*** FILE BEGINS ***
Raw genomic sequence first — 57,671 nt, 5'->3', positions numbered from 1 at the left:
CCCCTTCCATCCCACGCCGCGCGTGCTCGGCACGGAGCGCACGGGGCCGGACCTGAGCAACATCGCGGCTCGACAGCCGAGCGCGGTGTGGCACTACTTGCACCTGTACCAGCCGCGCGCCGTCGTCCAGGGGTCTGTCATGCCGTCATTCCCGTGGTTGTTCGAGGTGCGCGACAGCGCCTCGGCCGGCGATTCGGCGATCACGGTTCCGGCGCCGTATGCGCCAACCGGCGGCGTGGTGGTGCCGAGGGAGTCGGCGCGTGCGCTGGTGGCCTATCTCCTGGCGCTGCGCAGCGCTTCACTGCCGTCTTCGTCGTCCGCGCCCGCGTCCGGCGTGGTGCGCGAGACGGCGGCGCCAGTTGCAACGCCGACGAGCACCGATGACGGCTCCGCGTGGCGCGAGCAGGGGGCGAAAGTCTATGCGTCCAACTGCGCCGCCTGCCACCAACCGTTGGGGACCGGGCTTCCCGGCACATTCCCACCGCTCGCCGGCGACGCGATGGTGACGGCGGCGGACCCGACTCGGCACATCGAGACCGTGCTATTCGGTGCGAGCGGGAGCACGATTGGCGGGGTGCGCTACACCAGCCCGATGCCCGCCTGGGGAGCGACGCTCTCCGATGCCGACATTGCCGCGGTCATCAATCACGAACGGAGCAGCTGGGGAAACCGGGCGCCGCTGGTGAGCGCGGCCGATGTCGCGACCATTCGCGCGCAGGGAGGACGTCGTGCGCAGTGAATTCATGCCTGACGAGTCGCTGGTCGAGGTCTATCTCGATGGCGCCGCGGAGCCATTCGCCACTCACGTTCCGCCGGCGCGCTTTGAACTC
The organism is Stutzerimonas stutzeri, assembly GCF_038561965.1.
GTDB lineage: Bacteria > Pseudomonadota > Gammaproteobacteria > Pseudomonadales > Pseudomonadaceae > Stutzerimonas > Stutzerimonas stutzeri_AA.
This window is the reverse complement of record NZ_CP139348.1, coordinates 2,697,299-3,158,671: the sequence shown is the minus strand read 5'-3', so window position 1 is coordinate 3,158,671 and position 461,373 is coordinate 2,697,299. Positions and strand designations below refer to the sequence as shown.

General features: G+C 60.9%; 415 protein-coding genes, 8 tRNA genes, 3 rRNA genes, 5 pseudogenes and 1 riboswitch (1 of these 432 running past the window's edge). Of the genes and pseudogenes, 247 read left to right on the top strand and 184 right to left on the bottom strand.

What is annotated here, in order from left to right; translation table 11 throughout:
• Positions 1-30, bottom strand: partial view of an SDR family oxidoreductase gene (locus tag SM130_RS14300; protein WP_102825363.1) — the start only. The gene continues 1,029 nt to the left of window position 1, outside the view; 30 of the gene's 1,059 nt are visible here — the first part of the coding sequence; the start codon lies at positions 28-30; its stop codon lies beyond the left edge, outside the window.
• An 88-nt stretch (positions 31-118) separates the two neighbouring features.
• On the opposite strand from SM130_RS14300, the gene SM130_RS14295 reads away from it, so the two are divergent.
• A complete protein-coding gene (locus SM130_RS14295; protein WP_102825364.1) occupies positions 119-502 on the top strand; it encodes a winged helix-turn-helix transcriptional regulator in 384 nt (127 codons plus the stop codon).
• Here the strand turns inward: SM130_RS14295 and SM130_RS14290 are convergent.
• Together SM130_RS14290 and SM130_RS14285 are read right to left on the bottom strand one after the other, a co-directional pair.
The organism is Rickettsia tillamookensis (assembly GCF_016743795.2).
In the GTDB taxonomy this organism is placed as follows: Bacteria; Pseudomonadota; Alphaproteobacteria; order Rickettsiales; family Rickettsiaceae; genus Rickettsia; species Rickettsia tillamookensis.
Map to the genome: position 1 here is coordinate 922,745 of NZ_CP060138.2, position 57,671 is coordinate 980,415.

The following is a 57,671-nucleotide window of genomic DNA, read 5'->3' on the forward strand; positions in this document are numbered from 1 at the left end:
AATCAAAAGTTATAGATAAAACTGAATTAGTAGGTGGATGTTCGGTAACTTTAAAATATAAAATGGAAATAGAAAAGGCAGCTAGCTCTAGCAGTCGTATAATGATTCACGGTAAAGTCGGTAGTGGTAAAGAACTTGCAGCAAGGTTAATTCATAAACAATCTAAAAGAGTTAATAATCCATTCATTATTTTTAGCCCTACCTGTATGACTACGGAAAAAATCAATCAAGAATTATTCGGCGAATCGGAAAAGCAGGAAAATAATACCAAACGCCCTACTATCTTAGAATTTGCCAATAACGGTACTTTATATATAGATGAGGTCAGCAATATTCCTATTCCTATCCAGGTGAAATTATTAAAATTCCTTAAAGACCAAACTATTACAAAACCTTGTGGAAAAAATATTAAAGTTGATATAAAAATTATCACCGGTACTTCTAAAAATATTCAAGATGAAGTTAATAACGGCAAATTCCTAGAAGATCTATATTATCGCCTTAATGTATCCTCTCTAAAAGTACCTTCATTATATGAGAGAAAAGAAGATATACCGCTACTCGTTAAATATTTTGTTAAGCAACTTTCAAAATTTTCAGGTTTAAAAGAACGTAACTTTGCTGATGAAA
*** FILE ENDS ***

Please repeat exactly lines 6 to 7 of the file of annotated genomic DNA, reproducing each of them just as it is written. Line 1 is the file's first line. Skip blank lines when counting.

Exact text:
General features: G+C 60.9%; 415 protein-coding genes, 8 tRNA genes, 3 rRNA genes, 5 pseudogenes and 1 riboswitch (1 of these 432 running past the window's edge). Of the genes and pseudogenes, 247 read left to right on the top strand and 184 right to left on the bottom strand.

What is annotated here, in order from left to right; translation table 11 throughout: